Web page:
Aerial munitions dating back to World War II period, even the first guided missiles which were developed in Germany just before the war ended, are modelled truly and, it may be worthy of a mention, Team Daidalos chipped in again with modelling different types of aerial bomb fuses. Different tracer colors vissible while the simulation is running correspond to the colors used by the appropriate air- forces. Ballistics are modelled well enough to make gunnery manuals dating back to World War II period one of which was already linked to this page relevant, and a tool that can be accessed from Microsoft Excel or Open Office Calc, styled Sniper's Corner, represents an equally good choice. Bombing and aiming the rockets requires practice as well.
IL- 2 Sturmovik: 1946 represents an excelent simulator all mentioned shortcomings notwithstanding because, if we except the absence of clickable cockpits, all it lacks is some eye- candy. This doesn't represent a big drawback while flying because the attention is tied to all it's good qualities and one can, not without reason, state that good compromises were made while the simulator was in production. The simulator will work in Linux under Wine with a negligable FPS loss when compared to Windows, with head tracking provided by Linuxtrack, while Force Feedback stick support in Linux isn't researched by the author of this article. After the install from DVD is complete, installing the patches is recomended and someone may even wish to try the History mod or the Jet Era mod out.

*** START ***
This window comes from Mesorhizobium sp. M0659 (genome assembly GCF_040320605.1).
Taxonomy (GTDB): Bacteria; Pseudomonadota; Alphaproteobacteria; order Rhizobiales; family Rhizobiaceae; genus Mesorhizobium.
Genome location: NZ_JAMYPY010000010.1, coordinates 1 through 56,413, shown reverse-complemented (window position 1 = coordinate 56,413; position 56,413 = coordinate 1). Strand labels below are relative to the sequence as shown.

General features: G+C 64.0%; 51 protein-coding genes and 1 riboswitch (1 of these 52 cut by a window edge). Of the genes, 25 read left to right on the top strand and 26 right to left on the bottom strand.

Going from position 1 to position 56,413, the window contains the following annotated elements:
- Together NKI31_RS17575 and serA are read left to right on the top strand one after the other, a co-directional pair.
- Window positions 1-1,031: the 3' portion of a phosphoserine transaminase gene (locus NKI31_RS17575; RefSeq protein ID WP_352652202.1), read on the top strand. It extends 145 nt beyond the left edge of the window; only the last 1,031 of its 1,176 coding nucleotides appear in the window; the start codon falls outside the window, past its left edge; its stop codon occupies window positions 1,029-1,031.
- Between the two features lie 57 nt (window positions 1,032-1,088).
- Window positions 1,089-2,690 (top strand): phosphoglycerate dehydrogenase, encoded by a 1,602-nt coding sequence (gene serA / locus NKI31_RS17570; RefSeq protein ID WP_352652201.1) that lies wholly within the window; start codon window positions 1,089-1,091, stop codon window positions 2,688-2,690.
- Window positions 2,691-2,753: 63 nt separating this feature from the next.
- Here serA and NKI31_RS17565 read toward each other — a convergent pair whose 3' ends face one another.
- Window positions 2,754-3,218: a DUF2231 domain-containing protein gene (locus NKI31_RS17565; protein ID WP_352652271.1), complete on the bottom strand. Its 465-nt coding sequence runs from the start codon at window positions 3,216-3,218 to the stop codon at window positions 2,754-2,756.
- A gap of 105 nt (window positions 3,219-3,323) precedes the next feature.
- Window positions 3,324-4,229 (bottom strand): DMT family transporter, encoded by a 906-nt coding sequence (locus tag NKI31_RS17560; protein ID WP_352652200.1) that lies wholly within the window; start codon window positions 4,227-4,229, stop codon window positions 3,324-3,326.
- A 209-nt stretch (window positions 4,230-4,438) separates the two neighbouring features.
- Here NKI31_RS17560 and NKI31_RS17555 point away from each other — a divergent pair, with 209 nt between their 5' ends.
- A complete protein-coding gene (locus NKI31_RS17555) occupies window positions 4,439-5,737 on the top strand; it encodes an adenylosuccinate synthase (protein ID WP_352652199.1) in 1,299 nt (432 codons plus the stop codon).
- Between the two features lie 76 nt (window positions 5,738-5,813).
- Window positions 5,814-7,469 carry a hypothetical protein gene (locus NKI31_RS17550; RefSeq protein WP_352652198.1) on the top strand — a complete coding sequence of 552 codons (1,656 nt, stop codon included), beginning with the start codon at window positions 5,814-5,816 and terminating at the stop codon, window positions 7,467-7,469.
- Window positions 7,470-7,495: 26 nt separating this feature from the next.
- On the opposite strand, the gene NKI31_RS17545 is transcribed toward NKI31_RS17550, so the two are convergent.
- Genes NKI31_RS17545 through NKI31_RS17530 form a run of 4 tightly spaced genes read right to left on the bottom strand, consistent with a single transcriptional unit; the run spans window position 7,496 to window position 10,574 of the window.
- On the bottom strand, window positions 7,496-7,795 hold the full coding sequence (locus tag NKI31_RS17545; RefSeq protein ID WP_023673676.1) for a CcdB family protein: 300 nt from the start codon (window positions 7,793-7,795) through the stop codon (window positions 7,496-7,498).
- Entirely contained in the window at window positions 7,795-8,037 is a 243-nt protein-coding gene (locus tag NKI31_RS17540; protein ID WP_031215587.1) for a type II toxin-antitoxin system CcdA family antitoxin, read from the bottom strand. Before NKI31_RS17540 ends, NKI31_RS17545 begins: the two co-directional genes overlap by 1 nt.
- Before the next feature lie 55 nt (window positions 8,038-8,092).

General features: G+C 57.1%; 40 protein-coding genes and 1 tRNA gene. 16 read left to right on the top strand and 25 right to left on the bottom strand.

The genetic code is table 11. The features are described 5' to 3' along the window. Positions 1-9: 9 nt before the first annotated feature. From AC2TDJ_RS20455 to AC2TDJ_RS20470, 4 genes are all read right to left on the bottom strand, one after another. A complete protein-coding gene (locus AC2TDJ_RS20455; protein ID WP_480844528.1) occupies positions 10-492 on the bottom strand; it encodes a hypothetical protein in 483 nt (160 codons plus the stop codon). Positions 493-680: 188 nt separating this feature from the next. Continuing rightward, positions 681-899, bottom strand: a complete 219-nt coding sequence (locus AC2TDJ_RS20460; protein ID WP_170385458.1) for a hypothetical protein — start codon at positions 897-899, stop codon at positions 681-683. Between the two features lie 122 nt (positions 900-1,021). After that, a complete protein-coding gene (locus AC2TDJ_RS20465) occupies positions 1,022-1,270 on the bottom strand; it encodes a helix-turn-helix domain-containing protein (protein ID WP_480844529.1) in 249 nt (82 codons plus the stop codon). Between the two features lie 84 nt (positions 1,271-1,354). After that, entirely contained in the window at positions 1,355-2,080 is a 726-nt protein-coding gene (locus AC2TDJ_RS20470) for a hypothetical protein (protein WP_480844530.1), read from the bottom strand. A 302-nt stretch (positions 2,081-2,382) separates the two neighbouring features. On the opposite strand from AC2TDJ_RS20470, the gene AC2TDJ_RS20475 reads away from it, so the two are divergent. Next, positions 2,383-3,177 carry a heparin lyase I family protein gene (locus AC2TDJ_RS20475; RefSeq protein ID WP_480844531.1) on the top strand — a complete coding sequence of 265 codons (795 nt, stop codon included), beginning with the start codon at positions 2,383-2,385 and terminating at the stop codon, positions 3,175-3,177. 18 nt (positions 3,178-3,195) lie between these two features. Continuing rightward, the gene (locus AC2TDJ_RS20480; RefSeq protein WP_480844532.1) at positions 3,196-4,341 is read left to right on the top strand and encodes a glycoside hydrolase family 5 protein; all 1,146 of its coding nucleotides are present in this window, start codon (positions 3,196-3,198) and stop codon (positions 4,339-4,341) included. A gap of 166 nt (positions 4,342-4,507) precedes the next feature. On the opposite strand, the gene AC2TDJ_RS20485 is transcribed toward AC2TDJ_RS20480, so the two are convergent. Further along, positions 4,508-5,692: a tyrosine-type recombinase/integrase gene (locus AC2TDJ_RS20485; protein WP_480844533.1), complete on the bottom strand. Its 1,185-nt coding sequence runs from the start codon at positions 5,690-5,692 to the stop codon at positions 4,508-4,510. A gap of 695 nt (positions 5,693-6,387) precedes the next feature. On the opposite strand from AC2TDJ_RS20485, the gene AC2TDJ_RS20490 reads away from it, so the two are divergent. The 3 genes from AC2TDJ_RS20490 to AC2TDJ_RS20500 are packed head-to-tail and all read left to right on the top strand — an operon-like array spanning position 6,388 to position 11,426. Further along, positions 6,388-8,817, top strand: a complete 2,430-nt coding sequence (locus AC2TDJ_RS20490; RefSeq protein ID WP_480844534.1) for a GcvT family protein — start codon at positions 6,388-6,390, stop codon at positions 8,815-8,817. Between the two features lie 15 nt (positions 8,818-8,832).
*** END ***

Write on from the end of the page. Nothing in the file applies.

Related to this flight simulator:

IL- 2 Sturmovik: 1946 On Linux

Older flight simulators meant to work on Windows still have a lot to offer, but, since code compiled with older compilers can't be executed when options intended at hardenning the OS security are selected, like Data Execution Prevention which is built into the newer incarnations of Windows, or options brought to the table by the Microsoft Emet program, a flightsim enthusiast may find oneself wondering whether the OS security could be undermined if one allows one's older flight simulator to connect to an online server through the firewall...